Pakistani Prime Minister Imran Khan urged the federal and provincial governments and organizations to respond to locust attacks to ensure food safety, the Prime Minister Office said.
While visiting Islamabad’s National Locust Control Center to review the locust situation, Khan said locust attacks in parts of the country combined with COVID-19 have become a huge challenge for Pakistan, according to a statement released by the office on Friday, Xinhua news agency reported.
The Prime Minister was briefed on the country’s efforts to track, survey and track, inter- organizational cooperation, resource distribution and mobilization and awareness campaigns for locust management. Khan said his government will undertake every possible effort for locust control since it involves food security of the country, according to the statement.
Due to the trans-boundary nature of locust swarm movement, Pakistan has maintained close liaison with the United Nations Food and Agriculture Organization and affected countries in the region to take timely pre-emptive measures, the statement said.
At a briefing to the diplomatic community in Islamabad, Pakistan had called for regional and international cooperation to combat desert locusts in Pakistan and beyond, the country’s foreign ministry said late Thursday.
The Pakistani government earlier this year declared national emergency over locust swarms after the pest destroyed large quantities of crops across the country.
What’s a locust? Why is it a threat to India? And, what are we doing to combat it? As predicted by the United Nations, India is witnessing armies of locusts swarming across the country – the worst such attack in 26 years. The insects are destroying crops even as the country has been brought to a standstill amid the Coronavirus pandemic.
At present, the primary method of controlling desert locust swarms is by spraying small concentrated doses of chemicals, by vehicle-mounted and aerial sprayers.
However, this year, India is experimenting with a different approach. BR Karwa, project director, Agricultural Technology Management Agency, told IANS, “It is for the first time that drones and planes will be used to fight the locust attack in Rajasthan.”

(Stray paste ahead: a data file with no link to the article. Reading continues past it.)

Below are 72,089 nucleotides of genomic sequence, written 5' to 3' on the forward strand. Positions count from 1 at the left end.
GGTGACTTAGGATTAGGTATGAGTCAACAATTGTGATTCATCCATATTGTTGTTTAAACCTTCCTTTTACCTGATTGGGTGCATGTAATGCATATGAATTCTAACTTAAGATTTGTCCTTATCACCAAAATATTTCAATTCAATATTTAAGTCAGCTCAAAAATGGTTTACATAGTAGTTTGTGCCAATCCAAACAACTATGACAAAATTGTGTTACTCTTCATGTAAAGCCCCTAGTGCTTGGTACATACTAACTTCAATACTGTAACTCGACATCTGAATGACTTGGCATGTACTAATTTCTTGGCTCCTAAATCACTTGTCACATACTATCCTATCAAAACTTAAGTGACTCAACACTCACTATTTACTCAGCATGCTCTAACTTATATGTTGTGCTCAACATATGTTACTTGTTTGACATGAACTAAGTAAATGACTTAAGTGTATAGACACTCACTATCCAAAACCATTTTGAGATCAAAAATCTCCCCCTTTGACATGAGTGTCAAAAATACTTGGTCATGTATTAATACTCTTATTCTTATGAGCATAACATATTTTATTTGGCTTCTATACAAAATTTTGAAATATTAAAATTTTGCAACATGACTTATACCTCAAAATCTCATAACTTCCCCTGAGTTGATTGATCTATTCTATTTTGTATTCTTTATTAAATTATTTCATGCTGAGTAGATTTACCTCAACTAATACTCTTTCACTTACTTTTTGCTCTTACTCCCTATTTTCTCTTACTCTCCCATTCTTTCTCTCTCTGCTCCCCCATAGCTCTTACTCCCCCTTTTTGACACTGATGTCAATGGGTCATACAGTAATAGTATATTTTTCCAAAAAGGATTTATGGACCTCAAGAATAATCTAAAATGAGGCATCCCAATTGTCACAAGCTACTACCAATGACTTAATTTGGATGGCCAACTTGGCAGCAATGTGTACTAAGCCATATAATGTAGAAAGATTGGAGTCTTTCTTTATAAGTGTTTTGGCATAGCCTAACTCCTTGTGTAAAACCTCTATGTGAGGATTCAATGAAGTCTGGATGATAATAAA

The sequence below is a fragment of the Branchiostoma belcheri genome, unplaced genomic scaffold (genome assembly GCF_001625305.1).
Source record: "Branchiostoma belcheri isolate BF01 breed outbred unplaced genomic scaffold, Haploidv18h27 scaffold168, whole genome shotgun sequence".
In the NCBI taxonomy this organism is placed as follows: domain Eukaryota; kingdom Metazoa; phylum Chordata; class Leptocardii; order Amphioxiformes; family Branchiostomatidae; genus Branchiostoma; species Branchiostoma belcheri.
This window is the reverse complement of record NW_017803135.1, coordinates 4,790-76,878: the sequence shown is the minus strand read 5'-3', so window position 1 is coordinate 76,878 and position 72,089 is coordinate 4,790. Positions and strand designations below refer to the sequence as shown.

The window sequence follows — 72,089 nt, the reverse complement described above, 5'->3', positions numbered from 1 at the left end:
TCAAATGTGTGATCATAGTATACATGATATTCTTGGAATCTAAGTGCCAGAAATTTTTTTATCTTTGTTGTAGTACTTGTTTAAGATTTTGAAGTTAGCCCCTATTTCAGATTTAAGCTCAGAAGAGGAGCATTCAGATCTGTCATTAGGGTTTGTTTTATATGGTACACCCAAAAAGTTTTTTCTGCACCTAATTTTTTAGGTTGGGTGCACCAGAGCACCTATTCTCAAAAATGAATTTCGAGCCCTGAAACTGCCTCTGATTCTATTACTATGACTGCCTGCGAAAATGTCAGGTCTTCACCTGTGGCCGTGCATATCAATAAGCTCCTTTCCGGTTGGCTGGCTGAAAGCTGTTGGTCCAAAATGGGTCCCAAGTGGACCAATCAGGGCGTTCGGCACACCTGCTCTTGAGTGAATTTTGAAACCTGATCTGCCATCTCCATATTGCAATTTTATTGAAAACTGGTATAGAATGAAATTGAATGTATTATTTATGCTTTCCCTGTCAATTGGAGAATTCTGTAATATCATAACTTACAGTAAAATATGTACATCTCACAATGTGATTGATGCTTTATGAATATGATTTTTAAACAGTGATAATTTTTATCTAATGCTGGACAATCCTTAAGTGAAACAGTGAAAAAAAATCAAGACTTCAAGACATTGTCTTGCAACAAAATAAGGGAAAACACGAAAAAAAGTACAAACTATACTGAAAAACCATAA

Unlike in the past, the locusts have changed their attack strategy this season and are flying at a greater height – against their basic nature. They usually fly in the low lying areas. Hence, Union Minister for Agriculture Kailash Chowdhary has requested the Directorate General of Civil Aviation to help the government with planes that can fight the locust menace from a height by spraying pesticides, he informed.
Despite the prevailing COVID-19 lockdown, the locust control offices are working since 11 April with 50 spray equipment/vehicles, the Union minister added. “India’s central government has to go beyond giving alerts and advisories on managing the locust outbreak, and immediately arrange for aerial sprays of pesticides to control the rapidly escalating situation.
The states do not have the wherewithal to manage the scale of the outbreak this year.” Which other countries are affected by locusts? According to FAO, the current situation remains “extremely alarming” in East Africa where Kenya, Ethiopia and Somalia continue to face an unprecedented threat to food security and livelihood.
They have also reached Saudi Arabia and Iran to Pakistan and of course India, all while breaking into smaller swarms to travel across the country. According to media reports, India has reached out to both Pakistan and Iran for a coordinated effort in dealing with the growing locust population in the region.
Meanwhile, Pakistan declared a national emergency to tackle locusts in January 2020, after predictions estimated that the country will incur a loss of more than 4 billion Euros with respect to both summer and winter crops. Experts warn that rising temperature, low rainfall and long dry spells could mean more locust swarms in our near future.
“Climate change may well play a role here, mainly because, according to forecasts by international climate researchers, precipitation will increase in the southern Arabian Peninsula and northern East Africa. This means that there will be more frequent very humid phases; such as we have had since 2018, and it is therefore possible that such swarms will simply occur more frequently.”